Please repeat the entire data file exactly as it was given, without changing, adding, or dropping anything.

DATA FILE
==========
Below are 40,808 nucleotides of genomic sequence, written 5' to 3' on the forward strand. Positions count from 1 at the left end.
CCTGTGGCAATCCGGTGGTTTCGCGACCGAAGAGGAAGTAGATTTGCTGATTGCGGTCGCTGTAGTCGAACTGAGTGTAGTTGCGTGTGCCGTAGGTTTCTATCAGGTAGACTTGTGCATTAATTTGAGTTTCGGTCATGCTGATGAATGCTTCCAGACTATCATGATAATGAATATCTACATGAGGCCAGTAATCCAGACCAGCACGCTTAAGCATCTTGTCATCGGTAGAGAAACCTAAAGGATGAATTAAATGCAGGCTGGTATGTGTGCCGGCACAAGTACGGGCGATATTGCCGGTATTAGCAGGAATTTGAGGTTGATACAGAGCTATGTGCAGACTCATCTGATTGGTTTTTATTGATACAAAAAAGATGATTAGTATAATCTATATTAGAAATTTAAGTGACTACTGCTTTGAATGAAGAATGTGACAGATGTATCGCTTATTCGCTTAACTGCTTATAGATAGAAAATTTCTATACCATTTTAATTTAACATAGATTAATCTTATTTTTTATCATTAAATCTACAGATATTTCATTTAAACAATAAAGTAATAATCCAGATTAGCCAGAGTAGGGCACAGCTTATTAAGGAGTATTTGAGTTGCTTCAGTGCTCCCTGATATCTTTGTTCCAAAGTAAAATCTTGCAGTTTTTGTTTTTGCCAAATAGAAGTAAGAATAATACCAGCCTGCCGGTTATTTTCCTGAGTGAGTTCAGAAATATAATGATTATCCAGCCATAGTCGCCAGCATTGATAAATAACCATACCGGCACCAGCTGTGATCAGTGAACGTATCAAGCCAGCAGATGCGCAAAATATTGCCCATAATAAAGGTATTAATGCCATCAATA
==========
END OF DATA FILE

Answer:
Below are 40,808 nucleotides of genomic sequence, written 5' to 3' on the forward strand. Positions count from 1 at the left end.
CCTGTGGCAATCCGGTGGTTTCGCGACCGAAGAGGAAGTAGATTTGCTGATTGCGGTCGCTGTAGTCGAACTGAGTGTAGTTGCGTGTGCCGTAGGTTTCTATCAGGTAGACTTGTGCATTAATTTGAGTTTCGGTCATGCTGATGAATGCTTCCAGACTATCATGATAATGAATATCTACATGAGGCCAGTAATCCAGACCAGCACGCTTAAGCATCTTGTCATCGGTAGAGAAACCTAAAGGATGAATTAAATGCAGGCTGGTATGTGTGCCGGCACAAGTACGGGCGATATTGCCGGTATTAGCAGGAATTTGAGGTTGATACAGAGCTATGTGCAGACTCATCTGATTGGTTTTTATTGATACAAAAAAGATGATTAGTATAATCTATATTAGAAATTTAAGTGACTACTGCTTTGAATGAAGAATGTGACAGATGTATCGCTTATTCGCTTAACTGCTTATAGATAGAAAATTTCTATACCATTTTAATTTAACATAGATTAATCTTATTTTTTATCATTAAATCTACAGATATTTCATTTAAACAATAAAGTAATAATCCAGATTAGCCAGAGTAGGGCACAGCTTATTAAGGAGTATTTGAGTTGCTTCAGTGCTCCCTGATATCTTTGTTCCAAAGTAAAATCTTGCAGTTTTTGTTTTTGCCAAATAGAAGTAAGAATAATACCAGCCTGCCGGTTATTTTCCTGAGTGAGTTCAGAAATATAATGATTATCCAGCCATAGTCGCCAGCATTGATAAATAACCATACCGGCACCAGCTGTGATCAGTGAACGTATCAAGCCAGCAGATGCGCAAAATATTGCCCATAATAAAGGTATTAATGCCATCAATA